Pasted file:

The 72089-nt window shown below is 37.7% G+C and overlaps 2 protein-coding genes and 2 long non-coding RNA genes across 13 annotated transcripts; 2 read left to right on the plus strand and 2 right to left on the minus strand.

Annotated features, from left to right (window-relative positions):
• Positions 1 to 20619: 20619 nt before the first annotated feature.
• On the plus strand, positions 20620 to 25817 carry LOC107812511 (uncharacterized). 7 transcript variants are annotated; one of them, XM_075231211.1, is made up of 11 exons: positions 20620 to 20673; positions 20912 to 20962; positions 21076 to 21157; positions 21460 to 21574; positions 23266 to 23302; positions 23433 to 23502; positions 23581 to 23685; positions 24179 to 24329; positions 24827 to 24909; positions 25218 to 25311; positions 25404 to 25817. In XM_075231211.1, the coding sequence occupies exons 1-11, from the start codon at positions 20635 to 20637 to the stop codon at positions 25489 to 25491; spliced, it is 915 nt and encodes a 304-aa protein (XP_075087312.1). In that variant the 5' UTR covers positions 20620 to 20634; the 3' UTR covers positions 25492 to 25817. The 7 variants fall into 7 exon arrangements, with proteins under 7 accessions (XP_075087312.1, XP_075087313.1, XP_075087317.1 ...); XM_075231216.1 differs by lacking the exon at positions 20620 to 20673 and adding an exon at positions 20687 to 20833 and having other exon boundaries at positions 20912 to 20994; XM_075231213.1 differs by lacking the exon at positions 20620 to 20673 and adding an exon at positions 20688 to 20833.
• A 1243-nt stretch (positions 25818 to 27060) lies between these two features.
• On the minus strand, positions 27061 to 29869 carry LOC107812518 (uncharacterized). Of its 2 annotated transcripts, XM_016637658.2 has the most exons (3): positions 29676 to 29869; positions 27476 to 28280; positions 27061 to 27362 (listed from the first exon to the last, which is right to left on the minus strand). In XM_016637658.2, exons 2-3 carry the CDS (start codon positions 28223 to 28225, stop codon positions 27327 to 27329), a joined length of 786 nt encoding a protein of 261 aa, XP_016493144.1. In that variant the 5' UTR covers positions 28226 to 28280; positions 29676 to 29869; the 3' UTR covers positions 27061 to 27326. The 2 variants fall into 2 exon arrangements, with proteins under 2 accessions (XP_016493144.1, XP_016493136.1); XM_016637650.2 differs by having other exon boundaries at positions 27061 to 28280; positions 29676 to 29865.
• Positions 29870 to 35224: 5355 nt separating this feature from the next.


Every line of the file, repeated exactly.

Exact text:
The 72089-nt window shown below is 37.7% G+C and overlaps 2 protein-coding genes and 2 long non-coding RNA genes across 13 annotated transcripts; 2 read left to right on the plus strand and 2 right to left on the minus strand.

Annotated features, from left to right (window-relative positions):
• Positions 1 to 20619: 20619 nt before the first annotated feature.
• On the plus strand, positions 20620 to 25817 carry LOC107812511 (uncharacterized). 7 transcript variants are annotated; one of them, XM_075231211.1, is made up of 11 exons: positions 20620 to 20673; positions 20912 to 20962; positions 21076 to 21157; positions 21460 to 21574; positions 23266 to 23302; positions 23433 to 23502; positions 23581 to 23685; positions 24179 to 24329; positions 24827 to 24909; positions 25218 to 25311; positions 25404 to 25817. In XM_075231211.1, the coding sequence occupies exons 1-11, from the start codon at positions 20635 to 20637 to the stop codon at positions 25489 to 25491; spliced, it is 915 nt and encodes a 304-aa protein (XP_075087312.1). In that variant the 5' UTR covers positions 20620 to 20634; the 3' UTR covers positions 25492 to 25817. The 7 variants fall into 7 exon arrangements, with proteins under 7 accessions (XP_075087312.1, XP_075087313.1, XP_075087317.1 ...); XM_075231216.1 differs by lacking the exon at positions 20620 to 20673 and adding an exon at positions 20687 to 20833 and having other exon boundaries at positions 20912 to 20994; XM_075231213.1 differs by lacking the exon at positions 20620 to 20673 and adding an exon at positions 20688 to 20833.
• A 1243-nt stretch (positions 25818 to 27060) lies between these two features.
• On the minus strand, positions 27061 to 29869 carry LOC107812518 (uncharacterized). Of its 2 annotated transcripts, XM_016637658.2 has the most exons (3): positions 29676 to 29869; positions 27476 to 28280; positions 27061 to 27362 (listed from the first exon to the last, which is right to left on the minus strand). In XM_016637658.2, exons 2-3 carry the CDS (start codon positions 28223 to 28225, stop codon positions 27327 to 27329), a joined length of 786 nt encoding a protein of 261 aa, XP_016493144.1. In that variant the 5' UTR covers positions 28226 to 28280; positions 29676 to 29869; the 3' UTR covers positions 27061 to 27326. The 2 variants fall into 2 exon arrangements, with proteins under 2 accessions (XP_016493144.1, XP_016493136.1); XM_016637650.2 differs by having other exon boundaries at positions 27061 to 28280; positions 29676 to 29865.
• Positions 29870 to 35224: 5355 nt separating this feature from the next.